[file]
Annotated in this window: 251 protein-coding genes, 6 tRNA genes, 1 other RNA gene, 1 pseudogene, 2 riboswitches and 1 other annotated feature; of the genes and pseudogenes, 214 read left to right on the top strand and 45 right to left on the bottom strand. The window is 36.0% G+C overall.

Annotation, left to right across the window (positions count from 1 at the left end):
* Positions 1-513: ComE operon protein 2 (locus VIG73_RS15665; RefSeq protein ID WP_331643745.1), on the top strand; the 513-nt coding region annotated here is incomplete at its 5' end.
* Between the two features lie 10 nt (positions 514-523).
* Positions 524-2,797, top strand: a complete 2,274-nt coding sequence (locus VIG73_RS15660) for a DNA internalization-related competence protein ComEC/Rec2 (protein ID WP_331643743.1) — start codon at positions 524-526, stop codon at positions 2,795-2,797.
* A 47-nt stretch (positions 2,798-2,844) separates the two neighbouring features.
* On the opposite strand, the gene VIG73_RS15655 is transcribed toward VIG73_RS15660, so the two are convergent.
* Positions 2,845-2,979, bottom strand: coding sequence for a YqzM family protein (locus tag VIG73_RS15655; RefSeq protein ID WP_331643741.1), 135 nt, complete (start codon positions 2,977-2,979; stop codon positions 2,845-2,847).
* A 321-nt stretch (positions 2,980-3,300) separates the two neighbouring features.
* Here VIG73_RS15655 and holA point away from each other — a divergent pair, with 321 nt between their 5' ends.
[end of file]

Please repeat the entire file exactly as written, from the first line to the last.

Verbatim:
Annotated in this window: 251 protein-coding genes, 6 tRNA genes, 1 other RNA gene, 1 pseudogene, 2 riboswitches and 1 other annotated feature; of the genes and pseudogenes, 214 read left to right on the top strand and 45 right to left on the bottom strand. The window is 36.0% G+C overall.

Annotation, left to right across the window (positions count from 1 at the left end):
* Positions 1-513: ComE operon protein 2 (locus VIG73_RS15665; RefSeq protein ID WP_331643745.1), on the top strand; the 513-nt coding region annotated here is incomplete at its 5' end.
* Between the two features lie 10 nt (positions 514-523).
* Positions 524-2,797, top strand: a complete 2,274-nt coding sequence (locus VIG73_RS15660) for a DNA internalization-related competence protein ComEC/Rec2 (protein ID WP_331643743.1) — start codon at positions 524-526, stop codon at positions 2,795-2,797.
* A 47-nt stretch (positions 2,798-2,844) separates the two neighbouring features.
* On the opposite strand, the gene VIG73_RS15655 is transcribed toward VIG73_RS15660, so the two are convergent.
* Positions 2,845-2,979, bottom strand: coding sequence for a YqzM family protein (locus tag VIG73_RS15655; RefSeq protein ID WP_331643741.1), 135 nt, complete (start codon positions 2,977-2,979; stop codon positions 2,845-2,847).
* A 321-nt stretch (positions 2,980-3,300) separates the two neighbouring features.
* Here VIG73_RS15655 and holA point away from each other — a divergent pair, with 321 nt between their 5' ends.